by Matt Hagny, freelance agronomic consultant for no-till since ’94; founder & president of Exapta Solutions since ’99.
I sometimes am called upon to do the impossible: Make a poorly designed planter or drill work well in no-till. And I then have to convey that it really needs to be traded off on something better suited to the task – not what the farmer wants to hear (and I hate making this pronouncement).
The nub of the problem is that the furrow sidewall is what guides the seed into position, so if this sidewall blows apart prematurely (ie., before the seed comes to rest), the placement will be compromised – depth will be less consistent, there will be more dust and duff under the seed, and the seeds will not be exactly in a perfect line where they can all be engaged by the firming device (Keeton or seed-lock wheel – all no-tillers need this firming at the seed’s location, it’s just how much of a compromise you’re willing to accept by not having it). There’s also the issue of creating cracks off to the side of the furrow into which the seed can bounce – this happens in high-clay soils that are damp because the entire sidewall lifts as a chunk, creating a void underneath it (and seedlings emerge late or not at all from seeds over in these voids). About the only thing good that can be said about allowing the sidewall to lift (follow the blades upward) is that it makes the furrow easier to close – but having all the seeds at the proper location is usually far more important than furrow closure (which is usually not too difficult with a well-designed spoked closing wheel anyway).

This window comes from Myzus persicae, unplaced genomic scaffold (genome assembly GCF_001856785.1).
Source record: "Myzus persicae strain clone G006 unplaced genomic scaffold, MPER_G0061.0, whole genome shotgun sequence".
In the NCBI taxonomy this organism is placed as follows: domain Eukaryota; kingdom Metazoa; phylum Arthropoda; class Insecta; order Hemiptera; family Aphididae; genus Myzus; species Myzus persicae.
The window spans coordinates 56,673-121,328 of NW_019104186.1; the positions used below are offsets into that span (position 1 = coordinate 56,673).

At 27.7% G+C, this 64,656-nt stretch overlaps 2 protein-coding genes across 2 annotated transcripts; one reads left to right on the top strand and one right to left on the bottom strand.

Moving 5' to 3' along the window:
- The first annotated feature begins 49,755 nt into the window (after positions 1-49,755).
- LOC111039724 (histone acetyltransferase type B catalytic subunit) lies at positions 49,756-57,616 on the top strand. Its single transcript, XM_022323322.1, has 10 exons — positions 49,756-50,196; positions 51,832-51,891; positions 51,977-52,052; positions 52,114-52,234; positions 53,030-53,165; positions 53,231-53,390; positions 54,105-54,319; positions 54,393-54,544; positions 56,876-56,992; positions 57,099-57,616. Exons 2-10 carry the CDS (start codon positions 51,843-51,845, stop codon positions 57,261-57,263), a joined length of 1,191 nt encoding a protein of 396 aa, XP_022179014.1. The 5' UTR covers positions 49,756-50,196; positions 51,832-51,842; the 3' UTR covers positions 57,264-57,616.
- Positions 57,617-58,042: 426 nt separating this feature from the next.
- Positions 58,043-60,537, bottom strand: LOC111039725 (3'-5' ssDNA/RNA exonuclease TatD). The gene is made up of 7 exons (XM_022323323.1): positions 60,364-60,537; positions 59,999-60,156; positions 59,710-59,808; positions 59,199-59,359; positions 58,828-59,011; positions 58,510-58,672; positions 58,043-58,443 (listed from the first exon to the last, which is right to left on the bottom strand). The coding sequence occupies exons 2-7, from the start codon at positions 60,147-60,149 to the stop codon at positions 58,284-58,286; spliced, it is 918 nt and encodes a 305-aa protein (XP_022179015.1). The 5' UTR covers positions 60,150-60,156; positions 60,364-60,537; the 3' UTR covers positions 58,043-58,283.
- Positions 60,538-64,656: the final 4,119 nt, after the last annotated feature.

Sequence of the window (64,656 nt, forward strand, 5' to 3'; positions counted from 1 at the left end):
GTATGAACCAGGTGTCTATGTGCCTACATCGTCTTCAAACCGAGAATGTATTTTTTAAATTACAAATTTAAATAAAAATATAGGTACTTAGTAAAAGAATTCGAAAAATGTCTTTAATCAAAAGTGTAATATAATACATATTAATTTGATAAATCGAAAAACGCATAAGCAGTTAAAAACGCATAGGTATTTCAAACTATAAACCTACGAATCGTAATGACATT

Think that a seed boot or shoe takes care of this concern about sidewall blowout? Think again – this is why double-disc planters always have had (and always will have) more precise seed placement than a single-disc opener (no matter how well it’s designed). The single-disc opener is just too reliant on the integrity (soil structure plus any smearing) of the sidewall to keep it out of the way, whereas a double-disc opener takes no chances – it’s pushing outward in both directions simultaneously.
Note how far above the bottom of the furrow the seed tube ends — several inches. It’s only the sidewalls guiding the seed into position after this, and all attempts at making something extend farther down into the furrow have resulted in plugging, or very rapid wear. Even then, they never went far enough down into the furrow that blowing out the sidewall was okay.
Even the double-disc openers have issues if the seed tube doesn’t drop the seed way far forward between the blades (this is one reason the BrushBelt and SpeedTube have advantages for actual placement, not just spacing; and also why the ‘straight’ seed tubes work well on other JD planters for the very few of you who know what these are; and also why tilting the planter unit a few degrees nose-up vs nose-down improves the seed placement so much). A boot or a shoe simply cannot go all the way down to the bottom of the furrow because it would plug, but another opener blade can.